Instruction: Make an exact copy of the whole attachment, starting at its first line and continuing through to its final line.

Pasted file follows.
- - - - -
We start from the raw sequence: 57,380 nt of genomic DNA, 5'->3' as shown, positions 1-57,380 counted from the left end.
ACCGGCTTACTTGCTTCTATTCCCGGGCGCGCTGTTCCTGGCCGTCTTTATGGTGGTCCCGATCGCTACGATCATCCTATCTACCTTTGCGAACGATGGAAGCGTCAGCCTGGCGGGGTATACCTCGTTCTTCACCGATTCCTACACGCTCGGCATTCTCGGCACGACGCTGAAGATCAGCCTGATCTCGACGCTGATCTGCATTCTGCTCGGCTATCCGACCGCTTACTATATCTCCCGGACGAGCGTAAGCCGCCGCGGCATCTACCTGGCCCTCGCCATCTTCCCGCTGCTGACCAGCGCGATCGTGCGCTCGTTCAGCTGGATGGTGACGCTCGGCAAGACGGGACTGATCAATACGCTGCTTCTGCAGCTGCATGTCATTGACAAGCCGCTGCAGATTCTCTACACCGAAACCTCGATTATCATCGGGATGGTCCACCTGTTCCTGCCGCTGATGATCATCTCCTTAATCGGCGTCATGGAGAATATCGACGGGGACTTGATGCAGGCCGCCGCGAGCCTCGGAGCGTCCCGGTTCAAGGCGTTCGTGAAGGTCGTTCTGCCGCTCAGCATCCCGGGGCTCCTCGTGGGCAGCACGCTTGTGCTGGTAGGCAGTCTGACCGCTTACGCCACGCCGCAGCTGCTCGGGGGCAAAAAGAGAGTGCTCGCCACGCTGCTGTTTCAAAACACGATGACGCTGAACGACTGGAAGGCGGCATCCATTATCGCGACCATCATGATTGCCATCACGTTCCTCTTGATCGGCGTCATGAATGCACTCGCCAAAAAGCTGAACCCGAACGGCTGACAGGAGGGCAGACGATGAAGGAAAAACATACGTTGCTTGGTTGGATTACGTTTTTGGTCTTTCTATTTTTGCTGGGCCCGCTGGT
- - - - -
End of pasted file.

We start from the raw sequence: 57,380 nt of genomic DNA, 5'->3' as shown, positions 1-57,380 counted from the left end.
ACCGGCTTACTTGCTTCTATTCCCGGGCGCGCTGTTCCTGGCCGTCTTTATGGTGGTCCCGATCGCTACGATCATCCTATCTACCTTTGCGAACGATGGAAGCGTCAGCCTGGCGGGGTATACCTCGTTCTTCACCGATTCCTACACGCTCGGCATTCTCGGCACGACGCTGAAGATCAGCCTGATCTCGACGCTGATCTGCATTCTGCTCGGCTATCCGACCGCTTACTATATCTCCCGGACGAGCGTAAGCCGCCGCGGCATCTACCTGGCCCTCGCCATCTTCCCGCTGCTGACCAGCGCGATCGTGCGCTCGTTCAGCTGGATGGTGACGCTCGGCAAGACGGGACTGATCAATACGCTGCTTCTGCAGCTGCATGTCATTGACAAGCCGCTGCAGATTCTCTACACCGAAACCTCGATTATCATCGGGATGGTCCACCTGTTCCTGCCGCTGATGATCATCTCCTTAATCGGCGTCATGGAGAATATCGACGGGGACTTGATGCAGGCCGCCGCGAGCCTCGGAGCGTCCCGGTTCAAGGCGTTCGTGAAGGTCGTTCTGCCGCTCAGCATCCCGGGGCTCCTCGTGGGCAGCACGCTTGTGCTGGTAGGCAGTCTGACCGCTTACGCCACGCCGCAGCTGCTCGGGGGCAAAAAGAGAGTGCTCGCCACGCTGCTGTTTCAAAACACGATGACGCTGAACGACTGGAAGGCGGCATCCATTATCGCGACCATCATGATTGCCATCACGTTCCTCTTGATCGGCGTCATGAATGCACTCGCCAAAAAGCTGAACCCGAACGGCTGACAGGAGGGCAGACGATGAAGGAAAAACATACGTTGCTTGGTTGGATTACGTTTTTGGTCTTTCTATTTTTGCTGGGCCCGCTGGT